Sara, Grant 2023 04 04

Grant Sara

Prof Grant Sara is a psychiatrist with roles in clinical care and data. Grant is an Associate Professor at the University of New South Wales Discipline of Psychiatry and Mental Health, and as a Clinical Associate Professor at the University of Sydney he is involved in caring for young people with recent onset of psychosis. He is Director of InforMH, NSW Ministry of Health and Chair of the national Mental Health Information Strategy Standing Committee. In those roles he works to see health system data used to understand variation and improve care.

Abstract 1

Title: Vaccine-preventable hospitalisations in adult mental health service users: A population study

Author(s): Grant Sara, Patrick Gould

Introduction: Mental health service users experience significant health inequalities, including less access to preventative care and higher rates of physical health conditions. This study investigates the risks of hospitalisation for vaccine-preventable conditions among mental health service users in New South Wales, Australia.

Method: Using linked population data, we identified all hospitalisations for 19 vaccine-preventable conditions between 2015 and 2020 for adult mental health service users and other NSW residents. Incidence rate ratios (IRRs) with 95% confidence intervals (CIs) were calculated to determine the relative risks of VPH, after standardising for age and sex. A secondary analysis examined admissions including the NSW COVID-19 delta wave up to September 2021.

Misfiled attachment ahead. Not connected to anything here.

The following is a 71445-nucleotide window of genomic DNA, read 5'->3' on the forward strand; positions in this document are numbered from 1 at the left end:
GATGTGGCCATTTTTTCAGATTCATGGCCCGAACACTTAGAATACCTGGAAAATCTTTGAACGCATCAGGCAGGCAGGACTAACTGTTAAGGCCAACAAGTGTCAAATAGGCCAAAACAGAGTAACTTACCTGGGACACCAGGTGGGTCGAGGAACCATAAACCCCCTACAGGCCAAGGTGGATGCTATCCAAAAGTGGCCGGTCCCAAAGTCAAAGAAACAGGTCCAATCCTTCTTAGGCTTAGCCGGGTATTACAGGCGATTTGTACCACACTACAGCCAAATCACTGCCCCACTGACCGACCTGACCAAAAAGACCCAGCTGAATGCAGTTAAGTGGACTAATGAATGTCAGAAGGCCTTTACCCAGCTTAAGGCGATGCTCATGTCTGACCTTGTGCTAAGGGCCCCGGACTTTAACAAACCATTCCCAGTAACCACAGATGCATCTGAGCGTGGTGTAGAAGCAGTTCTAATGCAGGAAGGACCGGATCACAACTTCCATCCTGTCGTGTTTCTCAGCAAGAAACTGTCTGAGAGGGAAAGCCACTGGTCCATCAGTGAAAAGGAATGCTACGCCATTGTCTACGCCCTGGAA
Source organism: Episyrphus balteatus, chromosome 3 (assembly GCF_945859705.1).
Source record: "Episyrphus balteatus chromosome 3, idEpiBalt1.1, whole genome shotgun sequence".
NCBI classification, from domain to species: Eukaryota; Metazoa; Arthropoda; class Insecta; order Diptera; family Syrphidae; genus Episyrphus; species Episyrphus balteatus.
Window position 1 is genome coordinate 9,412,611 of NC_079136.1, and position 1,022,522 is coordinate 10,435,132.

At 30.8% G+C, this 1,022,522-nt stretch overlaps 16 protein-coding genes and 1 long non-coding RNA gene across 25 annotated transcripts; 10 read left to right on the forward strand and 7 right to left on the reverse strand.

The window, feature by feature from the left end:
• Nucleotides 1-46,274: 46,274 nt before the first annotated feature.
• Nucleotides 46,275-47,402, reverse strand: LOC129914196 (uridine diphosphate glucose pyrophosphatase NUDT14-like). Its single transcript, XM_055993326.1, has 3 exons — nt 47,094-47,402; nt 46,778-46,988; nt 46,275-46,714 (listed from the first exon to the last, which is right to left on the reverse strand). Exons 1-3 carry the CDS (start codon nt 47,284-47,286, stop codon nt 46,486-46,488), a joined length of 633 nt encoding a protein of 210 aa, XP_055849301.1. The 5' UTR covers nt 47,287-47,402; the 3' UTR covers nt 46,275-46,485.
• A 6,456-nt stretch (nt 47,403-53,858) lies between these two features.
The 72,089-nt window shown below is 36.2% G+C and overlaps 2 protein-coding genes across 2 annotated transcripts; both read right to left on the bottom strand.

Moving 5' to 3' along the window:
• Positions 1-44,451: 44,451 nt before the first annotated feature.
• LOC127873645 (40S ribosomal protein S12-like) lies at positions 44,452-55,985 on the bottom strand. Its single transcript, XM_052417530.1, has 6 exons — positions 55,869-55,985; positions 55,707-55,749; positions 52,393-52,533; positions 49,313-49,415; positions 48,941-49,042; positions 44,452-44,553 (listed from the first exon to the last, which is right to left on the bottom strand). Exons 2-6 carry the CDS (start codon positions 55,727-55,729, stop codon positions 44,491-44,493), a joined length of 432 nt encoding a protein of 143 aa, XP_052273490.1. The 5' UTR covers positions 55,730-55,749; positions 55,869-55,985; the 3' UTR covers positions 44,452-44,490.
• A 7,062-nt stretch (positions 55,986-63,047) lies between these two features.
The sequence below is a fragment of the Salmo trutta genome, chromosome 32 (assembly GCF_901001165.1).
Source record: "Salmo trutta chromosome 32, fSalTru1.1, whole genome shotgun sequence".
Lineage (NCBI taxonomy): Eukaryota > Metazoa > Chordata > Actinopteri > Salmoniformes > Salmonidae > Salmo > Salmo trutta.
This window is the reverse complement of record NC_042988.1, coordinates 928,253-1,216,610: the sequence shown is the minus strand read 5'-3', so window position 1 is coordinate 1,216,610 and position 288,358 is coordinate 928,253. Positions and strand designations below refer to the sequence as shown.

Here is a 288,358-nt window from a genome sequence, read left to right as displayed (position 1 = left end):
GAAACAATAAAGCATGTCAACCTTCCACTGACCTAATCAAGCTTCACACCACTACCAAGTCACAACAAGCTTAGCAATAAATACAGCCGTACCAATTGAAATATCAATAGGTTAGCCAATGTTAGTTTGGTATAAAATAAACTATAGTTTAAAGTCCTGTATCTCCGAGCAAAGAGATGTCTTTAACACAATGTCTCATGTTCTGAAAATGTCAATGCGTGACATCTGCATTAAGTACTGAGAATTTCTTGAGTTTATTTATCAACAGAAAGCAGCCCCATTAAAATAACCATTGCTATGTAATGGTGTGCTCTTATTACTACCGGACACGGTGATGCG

Results & Findings: We identified 94,180 vaccine preventable hospitalisations. Mental health service users had more than three times the rate of vaccine-preventable hospitalisations compared to other NSW residents (aIRR 3.2, 95% CI 3.1 - 3.3). Risks were highest for hepatitis B (aIRR 4.4, 95% CI 4.3 – 4.6) but elevated for all conditions, including influenza, herpes zoster and COVID-19 (aIRR 2.0, 95% CI 1.9 – 2.2). Mental health service users were younger at the time of their first VPH admission, with the largest age gap observed for vaccine-preventable pneumonias (11-13 years younger).

Discussion: High VPH rates may reflect lower vaccination rates, greater risk of severe illness, or barriers in accessing community care. The findings highlight the importance of vaccine-preventable illness as a contributor to health inequalities. MH service users need equal access and prioritisation in vaccination policies and strategies. Collaborative approaches, with mental health services, physical health services and lived experience experts working together, are crucial if we are to succeed in "Becoming an Equally Well Country”.

Abstract 2

Title: Building data to support action on physical health gaps.

Author(s): Grant Sara, Fred Wu, Wendy Chen, Jennifer Humphrey

Introduction: Complex change requires data. NSW Health’s “Mental Health Living Longer” project develops data on physical health gaps in NSW mental health consumers. The project is currently developing integrated physical health dashboards for NSW Local Health Districts and Primary Health Networks.